|Title||Load Monitoring: CEC/LMTF Load Research Program|
|Year of Publication||2007|
|Authors||Zhenyu Huang, Bernard C Lesieutre, Steve Yang|
|Institution||Pacific Northwest National Laboratory|
|Keywords||FIDVR, FIDVR-007, load modeling, RTINA|
This report is intended to serve as a reference for future load monitoring projects. The identification of specific vendor's equipment/software, etc. in this document is for research documentation only and does not constitute an endorsement of these items. Load monitoring provides an important means to understand load behavior in the actual system. This understanding helps to develop load models to represent the load behavior in simulation studies. Load monitoring provides measured data needed for load model validation, load composition studies, and load uncertainty analysis.
Depending on various needs, load monitoring may be implemented differently with different monitoring hardware, different measured quantities, and different requirements for sampling rates, signal types, record length and availability, with different costs. Potential load monitoring options include traditional
Current load monitoring practices at several utility companies are presented as examples of load monitoring. Each example consists of the following aspects of load monitoring: objective of load monitoring, monitoring location selection, description of monitoring equipment, communication for load monitoring, cost, and use of the data. The purpose of load monitoring is to provide better load characterization and better load management, i.e., the core element of load monitoring is focused on applications. Five load monitoring applications are proposed in this report, with some preliminary case studies:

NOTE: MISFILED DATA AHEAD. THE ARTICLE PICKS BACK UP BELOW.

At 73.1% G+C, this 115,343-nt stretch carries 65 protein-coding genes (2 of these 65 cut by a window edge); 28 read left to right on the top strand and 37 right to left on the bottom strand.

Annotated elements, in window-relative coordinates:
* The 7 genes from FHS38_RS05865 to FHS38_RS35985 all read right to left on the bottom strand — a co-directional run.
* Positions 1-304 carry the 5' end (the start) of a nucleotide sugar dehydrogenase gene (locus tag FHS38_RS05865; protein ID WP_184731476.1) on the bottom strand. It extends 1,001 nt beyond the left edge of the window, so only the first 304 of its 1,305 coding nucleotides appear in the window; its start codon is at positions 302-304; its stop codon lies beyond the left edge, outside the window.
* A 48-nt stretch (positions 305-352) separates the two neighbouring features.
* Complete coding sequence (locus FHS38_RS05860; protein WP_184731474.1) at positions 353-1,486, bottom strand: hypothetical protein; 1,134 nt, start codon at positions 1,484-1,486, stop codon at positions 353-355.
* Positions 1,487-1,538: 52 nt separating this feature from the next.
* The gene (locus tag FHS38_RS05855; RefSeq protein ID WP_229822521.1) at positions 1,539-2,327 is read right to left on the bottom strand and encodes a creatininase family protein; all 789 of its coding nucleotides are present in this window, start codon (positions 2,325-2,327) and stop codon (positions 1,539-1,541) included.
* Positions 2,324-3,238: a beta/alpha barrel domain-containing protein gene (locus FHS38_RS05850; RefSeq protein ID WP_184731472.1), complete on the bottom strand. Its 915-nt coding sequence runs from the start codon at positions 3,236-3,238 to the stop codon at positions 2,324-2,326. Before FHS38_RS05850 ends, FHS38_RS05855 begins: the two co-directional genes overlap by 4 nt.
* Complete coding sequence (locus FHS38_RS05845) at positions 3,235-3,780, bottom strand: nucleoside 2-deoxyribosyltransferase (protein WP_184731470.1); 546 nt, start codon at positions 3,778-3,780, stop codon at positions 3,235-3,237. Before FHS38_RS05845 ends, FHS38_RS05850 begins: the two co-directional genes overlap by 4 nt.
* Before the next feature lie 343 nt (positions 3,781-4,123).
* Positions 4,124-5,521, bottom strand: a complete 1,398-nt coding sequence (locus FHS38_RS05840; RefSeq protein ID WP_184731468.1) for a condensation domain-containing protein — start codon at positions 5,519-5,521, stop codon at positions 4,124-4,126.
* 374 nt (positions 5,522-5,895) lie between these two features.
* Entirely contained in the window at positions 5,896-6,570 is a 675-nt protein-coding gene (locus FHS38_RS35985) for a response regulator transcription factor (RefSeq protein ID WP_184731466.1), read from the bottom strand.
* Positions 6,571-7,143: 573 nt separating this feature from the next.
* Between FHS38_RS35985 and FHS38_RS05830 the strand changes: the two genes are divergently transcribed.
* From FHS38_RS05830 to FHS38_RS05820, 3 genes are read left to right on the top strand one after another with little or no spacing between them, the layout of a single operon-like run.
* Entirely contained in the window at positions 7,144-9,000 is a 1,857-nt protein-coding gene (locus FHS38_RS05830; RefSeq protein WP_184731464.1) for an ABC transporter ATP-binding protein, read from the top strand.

• Load monitoring for top-down load composition: The total load profile obtained from load monitoring data can be decomposed to derive fractions of individual load types if load profiles of individual load types are known.